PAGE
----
Feb 24, 2011

boro cloth

Everyone in the CWB workshop has inspired me so much with their work that I've dug out my blocks that I did in cloth to cloth workshop last year. I've pieced 4 blocks with a similar color and method, but when the class ended the 4 blocks remained untouched. After seeing everyone putting their work together, I really wanted to put these into a quilt, table top or something.

I just lay the blocks down without stitching together. Hope idea comes to me after a couple of days! Does it do that to you too?

These are the individual blocks. The green and orange pieces are there as fillers. The circles were the cut-outs pieces from the blocks. How do I put these blocks together! 


Feb 20, 2011

boro ball tutorial takes I

After I posted about BORO ball here. Hermila (no blog) from my online workshop asked me if I have a tutorial on how to cover Styrofoam balls.  I don't have instructions for them. Even though I made hundreds of them for school fates many years ago. I mainly made them in Christmas colours then. So here goes my version of the tutorial. It was fun thinking of step by step instructions and taking some photos for each step. Of course if you don't understand anything just leave your questions in your comments. 

Styrofoam balls come in many sizes, but today I will use the 3" diameter ball. It's an easy size to work with. You will need a few pieces of your scrap fabric. I'm using six different pieces of vintage BORO fabric here. You will need a Stanley knife, pen and ruler.

On every Styrofoam ball there will be a line around it. It's a manufacturers line. From that line use the pen and draw over it as you can see above.

You can divide the ball into six or eight segments. Today I will only do six because I want to use the indigo moon fabric I dyed as one of the segments. Divide the ball into six sections by eyeballing it. It's okay if you make mistakes, just start practicing until you get it.  The ball will be covered with fabric afterward. Using the knife cut along the draw lines about 1/3" deep. Be careful not to cut yourself doing this.

This is the template for the fabric. Using the template cut one piece from each piece of your fabric. You can use three pieces of fabric and alternate them, but I'm using six today. The template is about 1/4" bigger than the segment all around. 

Place the first piece of fabric over the section. Pin on the top and bottom of the ball. Using the back of the knife push the fabric into the slit you made on the ball. Start a little section at the time. You would be surprised how easy it is.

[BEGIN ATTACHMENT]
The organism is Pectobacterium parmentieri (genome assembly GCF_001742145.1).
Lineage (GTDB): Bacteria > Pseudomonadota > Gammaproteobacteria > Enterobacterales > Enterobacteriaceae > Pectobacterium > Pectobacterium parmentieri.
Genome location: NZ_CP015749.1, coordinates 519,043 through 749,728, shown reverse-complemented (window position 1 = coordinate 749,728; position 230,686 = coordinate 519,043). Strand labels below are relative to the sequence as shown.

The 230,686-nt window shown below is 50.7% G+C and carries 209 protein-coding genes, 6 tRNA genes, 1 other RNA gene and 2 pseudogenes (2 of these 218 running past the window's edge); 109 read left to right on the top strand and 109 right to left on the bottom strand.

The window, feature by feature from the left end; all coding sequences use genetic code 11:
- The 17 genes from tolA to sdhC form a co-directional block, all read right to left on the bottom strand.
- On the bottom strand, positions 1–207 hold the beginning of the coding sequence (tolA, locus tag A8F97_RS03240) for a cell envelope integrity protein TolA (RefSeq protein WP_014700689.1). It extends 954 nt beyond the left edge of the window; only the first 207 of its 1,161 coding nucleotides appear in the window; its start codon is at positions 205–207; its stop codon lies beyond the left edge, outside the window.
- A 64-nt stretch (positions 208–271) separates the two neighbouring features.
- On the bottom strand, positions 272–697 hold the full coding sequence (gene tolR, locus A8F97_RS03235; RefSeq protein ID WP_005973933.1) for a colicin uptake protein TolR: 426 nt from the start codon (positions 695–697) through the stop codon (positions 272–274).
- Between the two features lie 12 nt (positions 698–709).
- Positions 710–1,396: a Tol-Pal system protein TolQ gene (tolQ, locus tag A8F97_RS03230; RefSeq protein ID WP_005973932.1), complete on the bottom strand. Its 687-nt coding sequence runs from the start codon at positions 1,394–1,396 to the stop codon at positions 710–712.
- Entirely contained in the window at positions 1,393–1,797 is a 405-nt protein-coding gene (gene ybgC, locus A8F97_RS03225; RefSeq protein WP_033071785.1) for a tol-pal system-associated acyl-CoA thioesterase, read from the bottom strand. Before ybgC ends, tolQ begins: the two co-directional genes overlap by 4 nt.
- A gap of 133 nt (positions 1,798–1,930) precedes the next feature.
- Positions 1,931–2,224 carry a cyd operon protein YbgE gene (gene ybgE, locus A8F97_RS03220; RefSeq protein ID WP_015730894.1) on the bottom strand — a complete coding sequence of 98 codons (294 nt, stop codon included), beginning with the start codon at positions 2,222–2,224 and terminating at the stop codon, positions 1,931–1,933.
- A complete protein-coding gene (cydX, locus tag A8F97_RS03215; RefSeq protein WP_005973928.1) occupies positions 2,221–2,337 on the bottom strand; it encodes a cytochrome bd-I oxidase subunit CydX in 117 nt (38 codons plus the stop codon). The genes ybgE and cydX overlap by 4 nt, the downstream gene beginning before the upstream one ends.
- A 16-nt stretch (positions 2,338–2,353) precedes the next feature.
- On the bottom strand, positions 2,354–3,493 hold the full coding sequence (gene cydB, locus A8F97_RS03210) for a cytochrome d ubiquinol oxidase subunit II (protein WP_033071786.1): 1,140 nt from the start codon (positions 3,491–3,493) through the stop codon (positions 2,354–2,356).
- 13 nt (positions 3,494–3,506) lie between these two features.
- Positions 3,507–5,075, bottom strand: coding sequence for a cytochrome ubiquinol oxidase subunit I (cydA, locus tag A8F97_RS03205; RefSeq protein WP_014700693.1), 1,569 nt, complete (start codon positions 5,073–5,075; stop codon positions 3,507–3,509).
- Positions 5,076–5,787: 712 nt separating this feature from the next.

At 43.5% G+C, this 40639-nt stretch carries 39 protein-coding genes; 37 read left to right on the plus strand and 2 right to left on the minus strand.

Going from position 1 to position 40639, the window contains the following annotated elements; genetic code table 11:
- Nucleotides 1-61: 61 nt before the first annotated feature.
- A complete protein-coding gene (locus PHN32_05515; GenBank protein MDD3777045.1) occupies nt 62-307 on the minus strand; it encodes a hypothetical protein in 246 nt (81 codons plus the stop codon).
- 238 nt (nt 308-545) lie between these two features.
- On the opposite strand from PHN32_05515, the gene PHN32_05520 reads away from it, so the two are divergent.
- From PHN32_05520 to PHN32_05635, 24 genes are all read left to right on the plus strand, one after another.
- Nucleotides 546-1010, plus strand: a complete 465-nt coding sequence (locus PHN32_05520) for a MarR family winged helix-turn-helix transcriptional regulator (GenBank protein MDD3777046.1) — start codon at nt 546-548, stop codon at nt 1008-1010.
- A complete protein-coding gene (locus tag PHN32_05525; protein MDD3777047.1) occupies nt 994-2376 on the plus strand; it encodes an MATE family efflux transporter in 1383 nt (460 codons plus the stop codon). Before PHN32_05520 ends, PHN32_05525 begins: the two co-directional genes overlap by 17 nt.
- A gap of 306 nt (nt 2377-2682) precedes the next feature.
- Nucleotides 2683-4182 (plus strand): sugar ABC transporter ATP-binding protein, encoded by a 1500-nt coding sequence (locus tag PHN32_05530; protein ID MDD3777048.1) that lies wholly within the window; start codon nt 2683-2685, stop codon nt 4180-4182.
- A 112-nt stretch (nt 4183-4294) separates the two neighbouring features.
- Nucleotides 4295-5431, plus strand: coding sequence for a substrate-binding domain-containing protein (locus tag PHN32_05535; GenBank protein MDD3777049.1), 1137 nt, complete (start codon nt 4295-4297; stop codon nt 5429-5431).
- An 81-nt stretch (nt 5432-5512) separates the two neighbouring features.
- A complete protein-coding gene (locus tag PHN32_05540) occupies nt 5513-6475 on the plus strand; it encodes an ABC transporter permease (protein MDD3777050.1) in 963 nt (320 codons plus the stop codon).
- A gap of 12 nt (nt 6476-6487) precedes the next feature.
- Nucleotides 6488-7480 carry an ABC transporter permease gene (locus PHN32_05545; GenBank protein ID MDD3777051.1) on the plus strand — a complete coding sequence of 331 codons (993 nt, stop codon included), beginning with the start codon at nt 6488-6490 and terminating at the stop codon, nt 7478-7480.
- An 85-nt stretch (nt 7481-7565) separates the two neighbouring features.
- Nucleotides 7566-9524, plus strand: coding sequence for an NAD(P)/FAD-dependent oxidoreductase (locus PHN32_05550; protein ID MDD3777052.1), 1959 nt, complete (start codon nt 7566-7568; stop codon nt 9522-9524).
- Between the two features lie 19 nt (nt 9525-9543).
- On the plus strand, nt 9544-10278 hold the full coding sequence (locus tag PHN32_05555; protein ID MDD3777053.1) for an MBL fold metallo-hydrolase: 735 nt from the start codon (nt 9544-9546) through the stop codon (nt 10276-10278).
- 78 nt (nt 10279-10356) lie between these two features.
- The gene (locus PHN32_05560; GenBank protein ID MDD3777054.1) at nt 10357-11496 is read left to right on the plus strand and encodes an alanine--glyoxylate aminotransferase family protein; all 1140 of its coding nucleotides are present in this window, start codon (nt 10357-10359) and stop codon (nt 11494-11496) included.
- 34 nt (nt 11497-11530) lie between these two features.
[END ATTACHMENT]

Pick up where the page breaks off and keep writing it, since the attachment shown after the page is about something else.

The first section is now covered. Do the same to the rest of the segments. You can be creative with the placing of the fabric. 

All the six sections are now covered. Not too hard right. 

Using any braid or cord to cover the joints. I used handmade cord to match the fabric. You will need about 1/2 meter of cord to go around the ball. To start off with, pin the end of the cord and just follow the lines. You might need another pin at the bottom of the ball to keep the cord in place. 

You can use the left over cord to make a hanging for the ball. You can see that there is no sewing, no glue and no mess. For decoration you can go back and add more fabric or stitches on top. See below. 

This ball was done with eight segments. I added another diagonal piece over the plain fabric. You can try more contrasting colour or use ribbon. 

I hope to see some of these balls pop on your blogs in the near future. 

Feb 19, 2011

boro purse

Another project I worked on was this long neglected netting bag I started when I was more into basket weaving years ago. The technique is not weaving but it's netting, like fishing net. The first couple of inches on the top was made using cordyline leaf striped thinly and twined into string.

When I finally found it again for the life of me I couldn't face doing that no more. It was a lot of twining! I found a ready made twine to use for the rest of the bag. The original design had changed by this time. I couldn't remember what I was making then, just one of those things you like to learn how to do. I thought I could attach some weaving to the base to give it a boro looks.  I really like it now. It's an original design. It has a long handle to go across my shoulders while I'm traveling. 

My next project is weaving a beast. On my lunch break today I picked up an adorable teddy bear made from hessian sack at my local thrift shop. It's a perfect beast to weave over.